In the annual lecture series Sea Secrets, experts in a number of fields discuss topics from climate change and extreme weather to sharks and paleoclimate.
An integral part of the University of Miami’s mission is to communicate the latest scientific research to the broader community.
Each year, the Rosenstiel School of Marine and Atmospheric Science and The Ocean Research and Education Foundation host Sea Secrets, a lecture series that provides insight and information about our planet to a non-scientific audience.
In 2016, Sea Secrets invited the South Florida community to meet distinguished scientists including Marcia McNutt, editor-in-chief of the journal Science and president-elect of the National Academy of Sciences, to learn about the impact climate change is having on our oceans. The oceans on Earth are absorbing large amounts of atmospheric CO2 and heat from climate warming. The resulting acidification and warming of the oceans are changing the chemistry, water circulations and ecosystems in ways that impact the services that oceans provide to humans. McNutt also addressed the complexity of choices society has to respond to climate change, including mitigation, adaptation, and intervention.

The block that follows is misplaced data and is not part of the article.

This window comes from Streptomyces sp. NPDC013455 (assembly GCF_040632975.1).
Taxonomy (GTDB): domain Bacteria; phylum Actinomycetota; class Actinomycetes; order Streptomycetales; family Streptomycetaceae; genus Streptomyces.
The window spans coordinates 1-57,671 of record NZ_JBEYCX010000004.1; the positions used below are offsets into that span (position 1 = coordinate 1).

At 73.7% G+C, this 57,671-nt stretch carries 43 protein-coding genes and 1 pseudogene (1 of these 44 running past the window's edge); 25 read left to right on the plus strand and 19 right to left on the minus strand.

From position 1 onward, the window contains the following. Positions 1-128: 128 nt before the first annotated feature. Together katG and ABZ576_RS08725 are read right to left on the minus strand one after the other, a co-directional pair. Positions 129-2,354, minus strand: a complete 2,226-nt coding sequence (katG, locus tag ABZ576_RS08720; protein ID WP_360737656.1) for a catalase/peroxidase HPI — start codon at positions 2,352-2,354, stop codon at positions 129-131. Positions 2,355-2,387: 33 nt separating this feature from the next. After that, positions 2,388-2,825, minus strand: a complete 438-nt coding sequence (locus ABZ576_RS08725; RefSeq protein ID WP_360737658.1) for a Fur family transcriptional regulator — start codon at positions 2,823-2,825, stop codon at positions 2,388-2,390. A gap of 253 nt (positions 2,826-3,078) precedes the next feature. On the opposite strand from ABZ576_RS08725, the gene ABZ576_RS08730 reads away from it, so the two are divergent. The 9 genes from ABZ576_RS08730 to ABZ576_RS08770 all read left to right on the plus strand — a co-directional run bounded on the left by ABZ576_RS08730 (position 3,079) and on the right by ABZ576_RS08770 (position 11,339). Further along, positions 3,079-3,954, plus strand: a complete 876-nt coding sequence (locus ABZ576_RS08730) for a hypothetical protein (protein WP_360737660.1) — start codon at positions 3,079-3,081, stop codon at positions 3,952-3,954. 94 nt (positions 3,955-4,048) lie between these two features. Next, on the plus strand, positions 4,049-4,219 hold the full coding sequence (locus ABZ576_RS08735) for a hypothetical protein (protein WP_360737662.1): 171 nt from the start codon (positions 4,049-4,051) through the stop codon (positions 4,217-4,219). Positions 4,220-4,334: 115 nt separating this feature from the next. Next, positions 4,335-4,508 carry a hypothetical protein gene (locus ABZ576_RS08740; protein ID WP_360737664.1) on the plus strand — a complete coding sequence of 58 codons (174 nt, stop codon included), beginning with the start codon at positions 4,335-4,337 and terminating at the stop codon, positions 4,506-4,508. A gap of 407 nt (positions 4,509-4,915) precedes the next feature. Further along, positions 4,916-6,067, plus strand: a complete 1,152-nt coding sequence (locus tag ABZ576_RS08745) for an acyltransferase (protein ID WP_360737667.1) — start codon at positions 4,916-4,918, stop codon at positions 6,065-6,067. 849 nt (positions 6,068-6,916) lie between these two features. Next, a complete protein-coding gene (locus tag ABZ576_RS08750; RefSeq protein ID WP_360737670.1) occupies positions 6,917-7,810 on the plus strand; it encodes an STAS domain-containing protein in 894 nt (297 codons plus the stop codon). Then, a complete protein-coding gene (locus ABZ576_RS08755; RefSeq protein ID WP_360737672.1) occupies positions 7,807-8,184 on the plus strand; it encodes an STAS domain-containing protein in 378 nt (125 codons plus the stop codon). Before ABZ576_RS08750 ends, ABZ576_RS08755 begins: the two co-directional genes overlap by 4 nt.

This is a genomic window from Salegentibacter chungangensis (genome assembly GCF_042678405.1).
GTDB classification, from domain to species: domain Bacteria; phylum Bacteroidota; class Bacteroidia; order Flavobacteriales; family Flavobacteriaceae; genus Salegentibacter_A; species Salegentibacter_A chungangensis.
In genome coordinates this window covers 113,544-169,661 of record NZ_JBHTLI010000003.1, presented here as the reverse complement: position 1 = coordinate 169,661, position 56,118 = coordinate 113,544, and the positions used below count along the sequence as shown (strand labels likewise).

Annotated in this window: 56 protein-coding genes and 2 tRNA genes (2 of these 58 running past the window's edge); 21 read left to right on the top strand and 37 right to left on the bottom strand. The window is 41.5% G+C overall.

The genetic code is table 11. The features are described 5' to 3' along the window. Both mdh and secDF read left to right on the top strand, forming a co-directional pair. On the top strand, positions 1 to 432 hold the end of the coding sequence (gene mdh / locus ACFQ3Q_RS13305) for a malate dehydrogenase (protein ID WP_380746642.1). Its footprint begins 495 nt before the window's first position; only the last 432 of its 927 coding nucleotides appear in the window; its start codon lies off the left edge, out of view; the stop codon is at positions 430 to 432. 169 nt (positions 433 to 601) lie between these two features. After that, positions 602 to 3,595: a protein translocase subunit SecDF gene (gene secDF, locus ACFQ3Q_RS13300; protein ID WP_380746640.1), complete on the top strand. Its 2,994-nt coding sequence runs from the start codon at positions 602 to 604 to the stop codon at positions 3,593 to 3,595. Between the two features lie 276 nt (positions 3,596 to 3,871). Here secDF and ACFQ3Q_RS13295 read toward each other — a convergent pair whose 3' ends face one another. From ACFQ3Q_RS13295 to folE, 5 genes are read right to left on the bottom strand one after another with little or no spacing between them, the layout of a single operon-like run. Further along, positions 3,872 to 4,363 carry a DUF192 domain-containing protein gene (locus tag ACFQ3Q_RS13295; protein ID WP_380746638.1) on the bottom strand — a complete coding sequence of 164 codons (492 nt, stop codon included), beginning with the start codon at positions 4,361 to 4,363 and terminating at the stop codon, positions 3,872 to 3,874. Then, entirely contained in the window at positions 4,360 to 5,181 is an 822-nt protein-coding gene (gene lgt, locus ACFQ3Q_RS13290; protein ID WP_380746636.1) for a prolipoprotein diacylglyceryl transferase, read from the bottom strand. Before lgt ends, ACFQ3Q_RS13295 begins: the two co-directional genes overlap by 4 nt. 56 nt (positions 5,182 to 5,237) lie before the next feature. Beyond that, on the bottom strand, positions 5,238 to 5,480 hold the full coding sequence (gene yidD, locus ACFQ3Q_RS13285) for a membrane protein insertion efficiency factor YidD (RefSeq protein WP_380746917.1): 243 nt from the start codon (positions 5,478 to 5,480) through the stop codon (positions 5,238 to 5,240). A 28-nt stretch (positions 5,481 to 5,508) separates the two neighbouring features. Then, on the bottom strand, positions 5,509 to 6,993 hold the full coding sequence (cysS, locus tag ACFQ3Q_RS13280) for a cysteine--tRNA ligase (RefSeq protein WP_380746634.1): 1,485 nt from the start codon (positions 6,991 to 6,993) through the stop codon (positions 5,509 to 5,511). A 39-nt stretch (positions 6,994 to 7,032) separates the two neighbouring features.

Rosenstiel School Ph.D. candidate Arash Sharifi also gave a Sea Secrets talk to the community about how scientists reconstruct climate conditions of the past, and the results from his recently published study that revealed that some of the earliest civilizations in the Middle East and the Fertile Crescent may have been affected by abrupt climate change.
The 2016 Sea Secrets lecture series kicked off with a talk by Bryan Norcross, senior hurricane specialist at The Weather Channel, who discussed advances made in tracking hurricanes over the years and whether the proliferation of social media and 24-hour news cycles help in communicating a hurricane event, or hinder it.
These talks and others provide the larger South Florida community with the latest science on climate and the oceans to help better prepare as a society for the future as the climate changes.
- Rosenstiel School
About the Photo
The Rosenstiel School sponsors an annual underwater photography contest. This is the 2016 winner by Beth Watson. Click on the image above to see the full photo.